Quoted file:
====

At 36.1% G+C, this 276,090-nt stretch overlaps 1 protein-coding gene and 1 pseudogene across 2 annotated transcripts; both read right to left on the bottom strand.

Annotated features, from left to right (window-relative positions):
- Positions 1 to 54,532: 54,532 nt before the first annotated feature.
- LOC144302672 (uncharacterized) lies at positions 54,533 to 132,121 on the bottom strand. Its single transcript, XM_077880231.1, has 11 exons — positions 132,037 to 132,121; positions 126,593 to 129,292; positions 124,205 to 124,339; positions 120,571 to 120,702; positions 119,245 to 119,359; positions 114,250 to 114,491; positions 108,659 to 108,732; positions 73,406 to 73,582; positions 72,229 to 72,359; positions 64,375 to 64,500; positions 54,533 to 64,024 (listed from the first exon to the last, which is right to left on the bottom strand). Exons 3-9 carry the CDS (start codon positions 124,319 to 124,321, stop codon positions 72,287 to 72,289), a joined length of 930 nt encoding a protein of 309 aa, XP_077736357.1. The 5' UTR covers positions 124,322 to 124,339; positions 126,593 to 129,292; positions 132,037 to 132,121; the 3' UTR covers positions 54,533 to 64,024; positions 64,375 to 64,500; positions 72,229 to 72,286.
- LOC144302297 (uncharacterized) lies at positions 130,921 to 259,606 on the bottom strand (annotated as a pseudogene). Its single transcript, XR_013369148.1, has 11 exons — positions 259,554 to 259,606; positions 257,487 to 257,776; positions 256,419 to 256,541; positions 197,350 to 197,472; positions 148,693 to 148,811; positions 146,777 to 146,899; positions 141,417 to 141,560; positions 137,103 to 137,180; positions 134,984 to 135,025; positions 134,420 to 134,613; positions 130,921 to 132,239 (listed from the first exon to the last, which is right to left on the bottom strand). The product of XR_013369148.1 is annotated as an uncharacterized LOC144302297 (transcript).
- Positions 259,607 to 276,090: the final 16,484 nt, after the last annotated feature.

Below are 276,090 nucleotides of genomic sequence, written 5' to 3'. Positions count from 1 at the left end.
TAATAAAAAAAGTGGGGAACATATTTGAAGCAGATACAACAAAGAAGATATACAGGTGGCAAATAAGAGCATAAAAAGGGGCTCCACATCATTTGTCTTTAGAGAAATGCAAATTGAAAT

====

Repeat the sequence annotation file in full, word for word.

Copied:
At 36.1% G+C, this 276,090-nt stretch overlaps 1 protein-coding gene and 1 pseudogene across 2 annotated transcripts; both read right to left on the bottom strand.

Annotated features, from left to right (window-relative positions):
- Positions 1 to 54,532: 54,532 nt before the first annotated feature.
- LOC144302672 (uncharacterized) lies at positions 54,533 to 132,121 on the bottom strand. Its single transcript, XM_077880231.1, has 11 exons — positions 132,037 to 132,121; positions 126,593 to 129,292; positions 124,205 to 124,339; positions 120,571 to 120,702; positions 119,245 to 119,359; positions 114,250 to 114,491; positions 108,659 to 108,732; positions 73,406 to 73,582; positions 72,229 to 72,359; positions 64,375 to 64,500; positions 54,533 to 64,024 (listed from the first exon to the last, which is right to left on the bottom strand). Exons 3-9 carry the CDS (start codon positions 124,319 to 124,321, stop codon positions 72,287 to 72,289), a joined length of 930 nt encoding a protein of 309 aa, XP_077736357.1. The 5' UTR covers positions 124,322 to 124,339; positions 126,593 to 129,292; positions 132,037 to 132,121; the 3' UTR covers positions 54,533 to 64,024; positions 64,375 to 64,500; positions 72,229 to 72,286.
- LOC144302297 (uncharacterized) lies at positions 130,921 to 259,606 on the bottom strand (annotated as a pseudogene). Its single transcript, XR_013369148.1, has 11 exons — positions 259,554 to 259,606; positions 257,487 to 257,776; positions 256,419 to 256,541; positions 197,350 to 197,472; positions 148,693 to 148,811; positions 146,777 to 146,899; positions 141,417 to 141,560; positions 137,103 to 137,180; positions 134,984 to 135,025; positions 134,420 to 134,613; positions 130,921 to 132,239 (listed from the first exon to the last, which is right to left on the bottom strand). The product of XR_013369148.1 is annotated as an uncharacterized LOC144302297 (transcript).
- Positions 259,607 to 276,090: the final 16,484 nt, after the last annotated feature.

Below are 276,090 nucleotides of genomic sequence, written 5' to 3'. Positions count from 1 at the left end.
TAATAAAAAAAGTGGGGAACATATTTGAAGCAGATACAACAAAGAAGATATACAGGTGGCAAATAAGAGCATAAAAAGGGGCTCCACATCATTTGTCTTTAGAGAAATGCAAATTGAAAT